All the previously written and screened epidemic fantasies actually give some clues on what may happen in the event of a possible epidemic outbreak. The debates and disaster scenarios on Ebola in the last few months have shown the world that despite all the fear, there really is not much to do in cases of epidemic outbreaks. Regardless of how effectively it is contained, diagnosis of Ebola in a couple patients in Western countries caused a low-intensity panic. Informational campaigns did not do much to remove the concern and panic triggered by social media. The conspiracy theories and hearsays on the disease were no help either.
All this has shown that in a world where boundaries are so transparent and economic and social lives are so closely connected we have many reasons to be pessimistic regarding how epidemic outbreaks can be prevented. Besides, we still have no answer to what kind of leadership is necessary to fight such a calamity in the current state of the international. Seeing health officers in uniforms reminiscent of those in cheap sci-fi movies as they carry Ebola-infected patients in a different region caused soaring concern around the world. The possibilities became more prominent than the details. The outbreak of Ebola in such an environment led to the review of many different scenarios. Despite the great progress in the field of medicine, communication capacity and ability to keep the disease under control, it is seen that these developments never removed the possible disaster scenes from people’s minds. Everybody was frightened, everybody became alarmed and everybody was unprepared.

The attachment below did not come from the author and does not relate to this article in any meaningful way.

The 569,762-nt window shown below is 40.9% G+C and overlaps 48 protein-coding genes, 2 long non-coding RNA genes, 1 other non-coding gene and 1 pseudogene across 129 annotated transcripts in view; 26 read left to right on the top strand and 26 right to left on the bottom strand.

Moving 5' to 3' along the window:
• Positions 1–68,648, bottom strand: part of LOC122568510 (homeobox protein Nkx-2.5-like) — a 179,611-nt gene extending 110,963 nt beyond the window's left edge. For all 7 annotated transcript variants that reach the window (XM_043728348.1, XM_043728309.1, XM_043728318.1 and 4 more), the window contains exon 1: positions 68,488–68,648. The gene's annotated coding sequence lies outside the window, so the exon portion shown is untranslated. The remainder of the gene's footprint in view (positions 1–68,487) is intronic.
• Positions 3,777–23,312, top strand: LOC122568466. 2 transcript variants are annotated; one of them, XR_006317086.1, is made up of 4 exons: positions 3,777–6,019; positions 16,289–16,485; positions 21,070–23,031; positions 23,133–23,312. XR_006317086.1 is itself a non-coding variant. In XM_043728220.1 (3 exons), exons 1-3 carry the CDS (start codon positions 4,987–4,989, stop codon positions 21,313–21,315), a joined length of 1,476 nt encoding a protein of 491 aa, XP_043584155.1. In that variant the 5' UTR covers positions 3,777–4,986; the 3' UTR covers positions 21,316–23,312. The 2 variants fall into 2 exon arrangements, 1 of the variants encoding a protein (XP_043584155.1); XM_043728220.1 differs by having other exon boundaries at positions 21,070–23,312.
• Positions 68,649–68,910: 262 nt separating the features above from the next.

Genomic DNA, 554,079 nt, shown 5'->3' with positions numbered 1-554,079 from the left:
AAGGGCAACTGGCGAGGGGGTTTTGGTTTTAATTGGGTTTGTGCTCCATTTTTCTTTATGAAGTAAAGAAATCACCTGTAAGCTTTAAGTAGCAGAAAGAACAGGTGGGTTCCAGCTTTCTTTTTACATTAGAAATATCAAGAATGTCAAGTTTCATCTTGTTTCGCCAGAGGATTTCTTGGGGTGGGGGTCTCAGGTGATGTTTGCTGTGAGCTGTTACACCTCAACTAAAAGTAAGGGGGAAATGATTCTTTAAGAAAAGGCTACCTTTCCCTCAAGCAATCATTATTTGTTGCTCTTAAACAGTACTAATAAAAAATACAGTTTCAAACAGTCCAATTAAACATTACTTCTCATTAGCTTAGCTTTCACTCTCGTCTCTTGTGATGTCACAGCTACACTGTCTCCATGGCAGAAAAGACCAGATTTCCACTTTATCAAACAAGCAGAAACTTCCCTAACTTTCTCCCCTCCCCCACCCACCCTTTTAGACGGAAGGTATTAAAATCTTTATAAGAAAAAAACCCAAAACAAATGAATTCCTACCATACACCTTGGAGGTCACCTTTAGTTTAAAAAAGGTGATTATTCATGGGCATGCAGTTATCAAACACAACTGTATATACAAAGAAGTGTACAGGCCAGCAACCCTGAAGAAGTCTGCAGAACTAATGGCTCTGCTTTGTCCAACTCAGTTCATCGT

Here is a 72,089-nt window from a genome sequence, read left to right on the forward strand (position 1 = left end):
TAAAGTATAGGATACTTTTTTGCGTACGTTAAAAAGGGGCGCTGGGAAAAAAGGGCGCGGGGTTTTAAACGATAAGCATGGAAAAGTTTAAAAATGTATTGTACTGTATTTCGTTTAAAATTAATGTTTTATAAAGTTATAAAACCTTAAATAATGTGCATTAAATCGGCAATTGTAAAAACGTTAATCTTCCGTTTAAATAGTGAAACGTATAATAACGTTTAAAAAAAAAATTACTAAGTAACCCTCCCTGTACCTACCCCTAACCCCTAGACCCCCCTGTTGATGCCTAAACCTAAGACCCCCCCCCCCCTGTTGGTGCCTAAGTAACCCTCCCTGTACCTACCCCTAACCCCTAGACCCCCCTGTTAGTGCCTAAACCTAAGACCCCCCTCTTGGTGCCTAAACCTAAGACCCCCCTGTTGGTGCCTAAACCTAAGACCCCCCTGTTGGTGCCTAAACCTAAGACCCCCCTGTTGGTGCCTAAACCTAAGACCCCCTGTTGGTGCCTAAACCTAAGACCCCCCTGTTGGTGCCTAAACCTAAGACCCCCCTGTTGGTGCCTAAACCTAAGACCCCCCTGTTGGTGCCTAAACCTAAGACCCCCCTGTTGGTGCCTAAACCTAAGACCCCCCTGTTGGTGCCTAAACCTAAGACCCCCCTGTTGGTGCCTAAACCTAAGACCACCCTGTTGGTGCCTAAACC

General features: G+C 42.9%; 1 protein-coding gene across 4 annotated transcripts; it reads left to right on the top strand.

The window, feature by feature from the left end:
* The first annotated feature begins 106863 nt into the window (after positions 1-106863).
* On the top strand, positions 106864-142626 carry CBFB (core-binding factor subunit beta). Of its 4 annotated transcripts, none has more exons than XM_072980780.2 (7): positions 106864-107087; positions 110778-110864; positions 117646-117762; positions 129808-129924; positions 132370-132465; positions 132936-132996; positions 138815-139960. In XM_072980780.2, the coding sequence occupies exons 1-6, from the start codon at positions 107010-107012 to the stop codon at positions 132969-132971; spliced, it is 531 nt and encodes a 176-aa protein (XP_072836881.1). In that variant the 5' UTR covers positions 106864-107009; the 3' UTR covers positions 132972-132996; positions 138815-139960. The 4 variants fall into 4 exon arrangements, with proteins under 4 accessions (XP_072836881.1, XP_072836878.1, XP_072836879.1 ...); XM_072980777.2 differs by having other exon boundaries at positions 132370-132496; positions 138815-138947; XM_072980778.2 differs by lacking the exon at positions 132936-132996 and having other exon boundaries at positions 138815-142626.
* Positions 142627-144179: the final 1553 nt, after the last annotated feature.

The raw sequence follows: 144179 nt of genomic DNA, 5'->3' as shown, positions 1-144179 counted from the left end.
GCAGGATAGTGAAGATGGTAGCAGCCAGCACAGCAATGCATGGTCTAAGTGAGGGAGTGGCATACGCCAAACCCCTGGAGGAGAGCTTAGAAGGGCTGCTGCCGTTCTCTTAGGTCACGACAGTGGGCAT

This article was originally published in the Daily Sabah on December 20, 2014.